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75% of US adults have heard about Bitcoin. But their information doesn’t always come from reliable sources. Whether they believe it’s magic internet money or a vehicle for drug lords and pedophiles, here are the 5 biggest Bitcoin misconceptions around.

The Most Common Bitcoin Misconceptions

1. Bitcoin Is Anonymous

It’s not surprising that one of the most common bitcoin misconceptions is that it’s anonymous. Even the above-mentioned survey by YouGov starts the question of whether respondents have heard about cryptocurrencies by saying:

A cryptocurrency is a form of digital or virtual money that is generally designed to be decentralized, secure, and, in many cases, anonymous. With that in mind, which, if any, of the following cryptocurrencies have you ever heard of?

What a lot of people don’t actually know is that the Bitcoin blockchain is public. Anyone can access all transactions at any time since its inception in 2009 via various block explorers.

It’s true that a jumbled string of letters and numbers wouldn’t mean much to the general public. But Bitcoin transactions are infinitely more traceable than cold hard cash and give authorities a much better chance of tracking down anyone wanting to move money anonymously. 

Law enforcement agencies, in fact, have seen increasing success in leveraging the Bitcoin blockchain for investigations.

2. It’s Only Used by Criminals

Bitcoin has had a tough time shaking off its association with criminality ever since its status as the infamous Silk Road’s currency of choice. 

The dark web marketplace allowed for illegal goods and services to be bought and sold, and was a hotbed of illicit activity with a community using BTC as a means of exchange. 

Bitcoin has also been a Ransomware hackers’ currency of choice many times based on the fact that it was seen as electronic, fast and easy. 

However, thanks to the open, transparent, nature of crypto transactions, criminals typically hit a massive wall when trying to convert BTC funds into fiat. Not to mention, transactions can now be traced to some degree. Bitcoin played a hugely important role recently in shutting down one of the biggest child porn websites in the world, as a result of analysts tracking bitcoin addresses back to a darknet server.

This makes bitcoin a vastly inferior choice of currency for criminals than, say, the US dollar (still the overwhelming favorite). The vast majority of US$100 bills are held by drug dealers outside the United States. Messari also reported earlier this year that for every $1 BTC spent on the darknet, $800 in fiat is laundered.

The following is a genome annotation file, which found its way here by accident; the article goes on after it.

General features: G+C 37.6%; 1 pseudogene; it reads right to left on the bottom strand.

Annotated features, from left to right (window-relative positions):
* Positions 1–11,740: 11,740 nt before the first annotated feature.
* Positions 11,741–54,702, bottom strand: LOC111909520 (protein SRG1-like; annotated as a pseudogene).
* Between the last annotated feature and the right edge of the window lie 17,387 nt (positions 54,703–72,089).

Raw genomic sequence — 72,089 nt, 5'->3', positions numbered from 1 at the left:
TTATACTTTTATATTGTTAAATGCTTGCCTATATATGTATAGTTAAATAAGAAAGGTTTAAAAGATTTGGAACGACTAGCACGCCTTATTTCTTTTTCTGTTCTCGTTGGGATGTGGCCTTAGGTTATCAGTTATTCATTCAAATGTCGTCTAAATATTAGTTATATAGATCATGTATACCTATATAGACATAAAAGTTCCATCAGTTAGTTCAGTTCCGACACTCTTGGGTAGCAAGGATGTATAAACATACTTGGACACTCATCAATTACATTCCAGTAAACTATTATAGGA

If that wasn’t enough, a study found that 90% of US bills contain traces of cocaine. Criminals may use bitcoin just as they use the US dollar, but that doesn’t mean it’s only for felons.

3. The Network is Prone to Hacks

Another of the biggest bitcoin misconceptions is that the network is prone to hacks. With the media constantly feeding the public news of exchange hacks and scams, along with victims losing their funds, it’s understandable that people assume that Bitcoin is not secure.

However, the reality is that the Bitcoin blockchain has never been hacked. Crypto exchange hacks are purely result of the platform’s own security flaws, namely leaving customer funds in hot wallets connected to online servers.

Now that the network it has become more decentralized, with the hashrate hitting an ATH in October 2019, it is more secure than ever.

bitcoin hashrate

No single entity would have enough computational power to coordinate a massive simultaneous attack on its 10,000 nodes distributed across the globe.

4. It’s Only for Internet Geeks

When the industry is dominated by talk of blockchains, mining, hashrates, difficulty adjustment, hard forks, coding, and ASICs; people could be forgiven for thinking that Bitcoin is only for internet geeks.

To a certain extent, they’re technically right. However, the core nature of Bitcoin is that it’s a universal peer-to-peer exchange of value that allows anyone to send and receive payments anywhere in the world, without intermediaries. 

The protocol is about many things beyond its technical specs. From financial freedom and inclusion, to a store of value, it’s increasingly proving that it’s not just for people with Computer Science degrees. 

Now that Bitcoin is being talked about at the highest level by governments, from the United States to Venezuela and China, it’s finally starting to sink into the public conscience.

5. A Government Can Shut Bitcoin Down

Since Bitcoin has been “banned” in a handful of countries and the trading of it made illegal in China, people wrongly believe that a government could bring the asset down. 

But as Andreas Antonopoulos so eloquently put it when asked if he had any “concerns about a large nation-state” wanting to actively destroy Bitcoin:

I don’t worry about that at all, this cannot be done with Bitcoin anymore… Bitcoin has achieved a level of computing that no single nation-state can overthrow it through computation alone.

Bringing down the leading cryptocurrency is not possible as it would require a massive covert operation of chip fabrication and a coordinated assault to dominate the next block for 10 minutes. After this point, the perpetrators would be revealed, kicked off, and lost billions of dollars for nothing.

Do you think no-coiners still have these misconceptions about Bitcoin? Add your thoughts below!

Images via Shutterstock, Twitter @johnycrypto @MrHodl, charts by Blockchain.info

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